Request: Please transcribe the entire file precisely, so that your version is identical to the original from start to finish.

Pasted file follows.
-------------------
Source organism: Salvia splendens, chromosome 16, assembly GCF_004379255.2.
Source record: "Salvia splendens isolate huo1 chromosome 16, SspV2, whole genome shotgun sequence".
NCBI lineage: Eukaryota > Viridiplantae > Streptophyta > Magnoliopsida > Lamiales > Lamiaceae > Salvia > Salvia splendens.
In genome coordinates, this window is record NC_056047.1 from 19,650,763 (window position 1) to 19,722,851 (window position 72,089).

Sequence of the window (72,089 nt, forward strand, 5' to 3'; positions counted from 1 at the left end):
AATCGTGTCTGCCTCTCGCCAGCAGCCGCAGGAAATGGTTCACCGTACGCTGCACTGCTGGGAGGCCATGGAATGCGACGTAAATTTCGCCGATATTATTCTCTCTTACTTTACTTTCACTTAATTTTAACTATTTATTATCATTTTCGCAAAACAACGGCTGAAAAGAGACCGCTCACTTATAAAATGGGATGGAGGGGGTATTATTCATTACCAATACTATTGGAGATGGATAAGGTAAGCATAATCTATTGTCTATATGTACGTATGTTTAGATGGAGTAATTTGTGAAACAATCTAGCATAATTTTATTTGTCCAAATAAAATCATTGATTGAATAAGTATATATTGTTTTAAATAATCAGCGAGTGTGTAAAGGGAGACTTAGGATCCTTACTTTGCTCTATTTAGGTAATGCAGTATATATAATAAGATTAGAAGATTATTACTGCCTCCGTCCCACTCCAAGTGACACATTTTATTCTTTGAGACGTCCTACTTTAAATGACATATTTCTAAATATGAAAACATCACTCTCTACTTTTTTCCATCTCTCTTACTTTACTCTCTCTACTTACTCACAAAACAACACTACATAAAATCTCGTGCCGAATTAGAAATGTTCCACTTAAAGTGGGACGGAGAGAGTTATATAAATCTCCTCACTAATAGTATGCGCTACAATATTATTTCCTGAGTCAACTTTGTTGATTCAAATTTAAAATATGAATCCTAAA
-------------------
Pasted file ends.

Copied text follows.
Source organism: Salvia splendens, chromosome 16, assembly GCF_004379255.2.
Source record: "Salvia splendens isolate huo1 chromosome 16, SspV2, whole genome shotgun sequence".
NCBI lineage: Eukaryota > Viridiplantae > Streptophyta > Magnoliopsida > Lamiales > Lamiaceae > Salvia > Salvia splendens.
In genome coordinates, this window is record NC_056047.1 from 19,650,763 (window position 1) to 19,722,851 (window position 72,089).

Sequence of the window (72,089 nt, forward strand, 5' to 3'; positions counted from 1 at the left end):
AATCGTGTCTGCCTCTCGCCAGCAGCCGCAGGAAATGGTTCACCGTACGCTGCACTGCTGGGAGGCCATGGAATGCGACGTAAATTTCGCCGATATTATTCTCTCTTACTTTACTTTCACTTAATTTTAACTATTTATTATCATTTTCGCAAAACAACGGCTGAAAAGAGACCGCTCACTTATAAAATGGGATGGAGGGGGTATTATTCATTACCAATACTATTGGAGATGGATAAGGTAAGCATAATCTATTGTCTATATGTACGTATGTTTAGATGGAGTAATTTGTGAAACAATCTAGCATAATTTTATTTGTCCAAATAAAATCATTGATTGAATAAGTATATATTGTTTTAAATAATCAGCGAGTGTGTAAAGGGAGACTTAGGATCCTTACTTTGCTCTATTTAGGTAATGCAGTATATATAATAAGATTAGAAGATTATTACTGCCTCCGTCCCACTCCAAGTGACACATTTTATTCTTTGAGACGTCCTACTTTAAATGACATATTTCTAAATATGAAAACATCACTCTCTACTTTTTTCCATCTCTCTTACTTTACTCTCTCTACTTACTCACAAAACAACACTACATAAAATCTCGTGCCGAATTAGAAATGTTCCACTTAAAGTGGGACGGAGAGAGTTATATAAATCTCCTCACTAATAGTATGCGCTACAATATTATTTCCTGAGTCAACTTTGTTGATTCAAATTTAAAATATGAATCCTAAA